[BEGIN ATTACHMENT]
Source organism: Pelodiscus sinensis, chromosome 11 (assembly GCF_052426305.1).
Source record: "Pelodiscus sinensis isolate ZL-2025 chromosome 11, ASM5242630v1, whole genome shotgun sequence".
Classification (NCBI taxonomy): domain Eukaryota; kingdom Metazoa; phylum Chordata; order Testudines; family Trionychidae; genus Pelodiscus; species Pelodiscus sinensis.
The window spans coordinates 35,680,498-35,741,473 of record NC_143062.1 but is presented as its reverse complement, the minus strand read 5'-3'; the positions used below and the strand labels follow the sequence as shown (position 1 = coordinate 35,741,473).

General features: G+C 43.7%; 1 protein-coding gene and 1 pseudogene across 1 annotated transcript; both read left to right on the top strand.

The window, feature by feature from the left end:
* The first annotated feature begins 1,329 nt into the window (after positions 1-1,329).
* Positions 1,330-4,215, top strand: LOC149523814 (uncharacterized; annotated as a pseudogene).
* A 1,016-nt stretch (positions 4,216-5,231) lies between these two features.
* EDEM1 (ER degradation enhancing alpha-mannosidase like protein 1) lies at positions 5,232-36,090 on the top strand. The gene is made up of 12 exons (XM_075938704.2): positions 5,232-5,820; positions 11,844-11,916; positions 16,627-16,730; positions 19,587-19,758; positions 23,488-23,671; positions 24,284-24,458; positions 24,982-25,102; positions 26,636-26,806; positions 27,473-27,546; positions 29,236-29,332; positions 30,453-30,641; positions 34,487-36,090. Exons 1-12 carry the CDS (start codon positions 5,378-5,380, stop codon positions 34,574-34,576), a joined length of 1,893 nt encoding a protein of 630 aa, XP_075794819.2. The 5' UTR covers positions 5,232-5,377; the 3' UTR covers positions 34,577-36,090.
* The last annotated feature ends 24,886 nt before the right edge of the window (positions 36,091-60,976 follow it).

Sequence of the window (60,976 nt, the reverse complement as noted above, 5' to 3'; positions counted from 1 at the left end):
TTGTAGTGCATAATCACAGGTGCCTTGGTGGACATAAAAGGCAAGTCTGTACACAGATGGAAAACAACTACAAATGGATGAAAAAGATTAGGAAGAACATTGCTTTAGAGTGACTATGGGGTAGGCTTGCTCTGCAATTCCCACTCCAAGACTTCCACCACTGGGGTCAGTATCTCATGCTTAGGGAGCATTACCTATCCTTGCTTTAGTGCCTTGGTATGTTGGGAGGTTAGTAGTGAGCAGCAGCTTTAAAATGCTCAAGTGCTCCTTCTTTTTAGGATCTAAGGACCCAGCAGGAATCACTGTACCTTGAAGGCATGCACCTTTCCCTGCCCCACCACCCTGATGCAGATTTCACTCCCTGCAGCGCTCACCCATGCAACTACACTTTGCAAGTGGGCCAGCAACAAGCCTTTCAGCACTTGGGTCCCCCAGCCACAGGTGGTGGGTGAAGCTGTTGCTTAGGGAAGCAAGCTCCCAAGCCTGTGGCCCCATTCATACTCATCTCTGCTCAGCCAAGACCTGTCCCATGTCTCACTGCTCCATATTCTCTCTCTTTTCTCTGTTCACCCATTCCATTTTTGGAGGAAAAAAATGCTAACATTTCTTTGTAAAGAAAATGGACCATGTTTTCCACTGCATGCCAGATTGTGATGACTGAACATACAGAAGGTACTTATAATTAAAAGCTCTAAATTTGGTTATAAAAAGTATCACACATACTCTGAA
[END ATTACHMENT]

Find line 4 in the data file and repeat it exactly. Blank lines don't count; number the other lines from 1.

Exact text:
The window spans coordinates 35,680,498-35,741,473 of record NC_143062.1 but is presented as its reverse complement, the minus strand read 5'-3'; the positions used below and the strand labels follow the sequence as shown (position 1 = coordinate 35,741,473).